1.1. The Transparency Relevance for Greenhouse PV Application

The DSSC’s bifacial transparency and colour tunability allow light entry. Moreover, the dye selection allows choosing of the radiation that passes through [17]. All these characteristics promote this technology as extremely interesting for building integration and semi-transparent applications [16]. In recent works, the feasibility of DSSC applications in greenhouses and its suitability in comparison to other PV technologies has also been discussed [18,19,20,21]. With the energy crisis that humanity is facing and the urgent need for use of sustainable energy from renewable sources, ‘agrovoltaic’ is the coined term to indicate the optimization of land use combining solar PV panels and food crops [22]. For healthy crop growth inside greenhouses there are many controlling systems with different functions, such as regulating temperature, lighting, fans and monitoring devices. As a consequence, the electricity consumed by technologically advanced greenhouses is estimated to be up to 9 KWh/m2 per year [23]. DSSC technology, with its unique peculiarities, is considered for greenhouse application not only for supporting energy needs but also with the role of selective control of light [19,22,24]. Indeed, DSSC transparency allow the incident light to be filtered, dividing the spectrum between plant growth and electricity production. C-Si technologies have demonstrated success in energy supplies when positioned on greenhouse roofs, but since they have no light transmission, only a portion of the greenhouse may be cultivated [19]. For maximizing light entry, c-Si was placed very high above the crop, increasing greenhouse maintenance costs—but even in this scenario c-Si was incompatible with crops of high economic importance, such as tomatoes, or crops that need ‘full sun’ conditions [19,25]. Many studies reported a decreased yield in greenhouse cultivation with integrated c-Si for different crops such as French beans, cucumber, wheat, and lettuce [19,26]. These results suggest that c-Si may still have questionable effects on food production. Despite the impressive PCE reached, the new-comer perovskite solar cells (PSK) may find limited use for greenhouse application due to the presence of lead and the consequential environmental effects of degradation of the cells [27]. PSK can however demonstrate high efficiency combined with transparency and long stability over a large area [28]. Different results may be found by using semi-transparent PVs as OPVs and DSSCs [29]. Recently [29,30], pepper plant (Capsicum annum L.) growth in a Mediterranean greenhouse has been studied with OPV devices covering 22% of the roof. The experiment compared plant growth under OPV panels and outside under environmental conditions. Shading plants under OPV panels of 25 × 70 cm2 showed a PCE of 2.1%, and a transparency of 19% produced a better performance in terms of fruit mass and stem height at the end of season. The shading effect of PV devices protected plants from excessive UV radiation. Roslan et al. [19] have investigated DSSCs’ potential in greenhouses. However, few experimental works have demonstrated DSSC application feasibility. Recently, the Irakli group [21] investigated the effect of light filtered by the glass cover in DSSC, comparing it to that of a standard greenhouse. By monitoring the physiological characteristics of the crop, the shading effect of the DSSC cells was evaluated as satisfactory. The crop presented positive results on the qualitative characteristics of the tomato fruits. A recent study focused on creating a proper dye to meet the demand of high PCE and high transparency [31], with the purpose of a greenhouse application. Dessi et al. focused on improving the light absorption capability in the green part of the visible spectrum while maintaining a good transparency in the blue and red regions.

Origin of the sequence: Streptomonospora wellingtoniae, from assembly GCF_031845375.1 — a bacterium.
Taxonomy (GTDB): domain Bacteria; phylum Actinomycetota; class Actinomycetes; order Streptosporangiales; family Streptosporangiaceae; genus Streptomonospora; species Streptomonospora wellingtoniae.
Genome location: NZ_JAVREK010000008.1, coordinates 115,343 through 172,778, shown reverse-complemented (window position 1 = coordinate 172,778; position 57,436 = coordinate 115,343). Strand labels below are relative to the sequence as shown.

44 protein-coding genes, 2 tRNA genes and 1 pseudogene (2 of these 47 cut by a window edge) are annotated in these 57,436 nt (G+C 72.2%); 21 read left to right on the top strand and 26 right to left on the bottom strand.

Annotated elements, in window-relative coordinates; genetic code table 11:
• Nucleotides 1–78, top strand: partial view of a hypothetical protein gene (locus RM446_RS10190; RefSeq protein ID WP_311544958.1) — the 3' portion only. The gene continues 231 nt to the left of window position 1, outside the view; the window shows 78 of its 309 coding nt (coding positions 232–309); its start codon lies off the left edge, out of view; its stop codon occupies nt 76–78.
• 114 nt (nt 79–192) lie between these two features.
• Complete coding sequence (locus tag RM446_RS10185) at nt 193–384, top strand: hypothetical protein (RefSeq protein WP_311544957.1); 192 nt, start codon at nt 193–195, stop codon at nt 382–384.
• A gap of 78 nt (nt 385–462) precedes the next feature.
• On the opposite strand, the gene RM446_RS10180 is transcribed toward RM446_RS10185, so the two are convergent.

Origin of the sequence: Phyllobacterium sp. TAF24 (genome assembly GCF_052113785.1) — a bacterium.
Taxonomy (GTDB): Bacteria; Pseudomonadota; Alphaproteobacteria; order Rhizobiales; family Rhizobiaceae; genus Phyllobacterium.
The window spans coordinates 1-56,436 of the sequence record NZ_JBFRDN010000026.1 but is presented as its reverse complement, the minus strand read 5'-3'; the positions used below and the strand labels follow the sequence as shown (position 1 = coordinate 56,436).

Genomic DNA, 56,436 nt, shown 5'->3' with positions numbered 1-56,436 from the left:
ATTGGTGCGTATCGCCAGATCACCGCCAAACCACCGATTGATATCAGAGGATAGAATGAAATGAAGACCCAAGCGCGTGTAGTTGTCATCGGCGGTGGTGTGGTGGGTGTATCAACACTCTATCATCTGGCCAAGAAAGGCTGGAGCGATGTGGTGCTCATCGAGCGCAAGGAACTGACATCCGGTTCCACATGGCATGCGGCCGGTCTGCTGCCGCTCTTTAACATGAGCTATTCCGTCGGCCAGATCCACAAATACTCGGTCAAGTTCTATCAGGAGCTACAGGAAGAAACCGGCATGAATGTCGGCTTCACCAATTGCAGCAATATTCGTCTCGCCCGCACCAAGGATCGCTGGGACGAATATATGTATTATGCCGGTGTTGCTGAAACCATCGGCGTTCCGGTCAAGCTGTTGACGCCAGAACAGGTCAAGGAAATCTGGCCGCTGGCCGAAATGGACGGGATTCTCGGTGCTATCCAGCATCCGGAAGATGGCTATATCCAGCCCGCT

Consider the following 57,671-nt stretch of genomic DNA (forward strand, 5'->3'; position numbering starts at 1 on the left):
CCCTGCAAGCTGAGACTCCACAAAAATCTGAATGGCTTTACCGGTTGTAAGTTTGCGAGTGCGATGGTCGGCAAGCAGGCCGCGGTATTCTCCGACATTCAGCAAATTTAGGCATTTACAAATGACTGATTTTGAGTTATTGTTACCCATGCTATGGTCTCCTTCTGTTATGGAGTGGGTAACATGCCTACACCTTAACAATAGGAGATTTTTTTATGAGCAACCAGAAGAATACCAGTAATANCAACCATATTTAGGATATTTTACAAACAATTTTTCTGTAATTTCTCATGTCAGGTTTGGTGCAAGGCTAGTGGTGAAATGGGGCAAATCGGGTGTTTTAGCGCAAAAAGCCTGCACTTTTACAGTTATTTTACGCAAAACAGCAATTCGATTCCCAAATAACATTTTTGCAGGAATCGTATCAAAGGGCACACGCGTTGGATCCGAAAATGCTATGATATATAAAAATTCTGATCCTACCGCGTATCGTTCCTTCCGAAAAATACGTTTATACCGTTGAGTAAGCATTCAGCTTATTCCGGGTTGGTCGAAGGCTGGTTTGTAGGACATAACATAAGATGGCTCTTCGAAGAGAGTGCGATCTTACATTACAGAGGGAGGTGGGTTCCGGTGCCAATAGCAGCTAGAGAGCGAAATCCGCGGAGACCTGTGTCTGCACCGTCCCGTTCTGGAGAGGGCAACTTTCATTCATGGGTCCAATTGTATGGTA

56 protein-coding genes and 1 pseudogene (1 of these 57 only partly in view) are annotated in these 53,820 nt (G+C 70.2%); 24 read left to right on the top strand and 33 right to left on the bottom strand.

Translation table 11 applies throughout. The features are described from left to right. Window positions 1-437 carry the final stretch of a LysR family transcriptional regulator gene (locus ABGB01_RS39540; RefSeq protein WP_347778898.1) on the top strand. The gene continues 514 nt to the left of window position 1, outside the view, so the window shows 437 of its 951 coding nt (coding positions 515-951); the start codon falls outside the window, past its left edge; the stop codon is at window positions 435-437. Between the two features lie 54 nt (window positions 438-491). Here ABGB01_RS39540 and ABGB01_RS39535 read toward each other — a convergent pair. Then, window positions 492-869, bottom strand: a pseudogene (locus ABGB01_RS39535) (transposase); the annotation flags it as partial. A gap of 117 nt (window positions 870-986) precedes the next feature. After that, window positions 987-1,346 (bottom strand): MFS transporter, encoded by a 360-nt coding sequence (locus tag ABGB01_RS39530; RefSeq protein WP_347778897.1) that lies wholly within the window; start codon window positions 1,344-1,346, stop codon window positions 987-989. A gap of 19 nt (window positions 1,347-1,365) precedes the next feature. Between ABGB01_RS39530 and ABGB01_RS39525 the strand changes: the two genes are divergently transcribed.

1.2. The Role of Filtered Light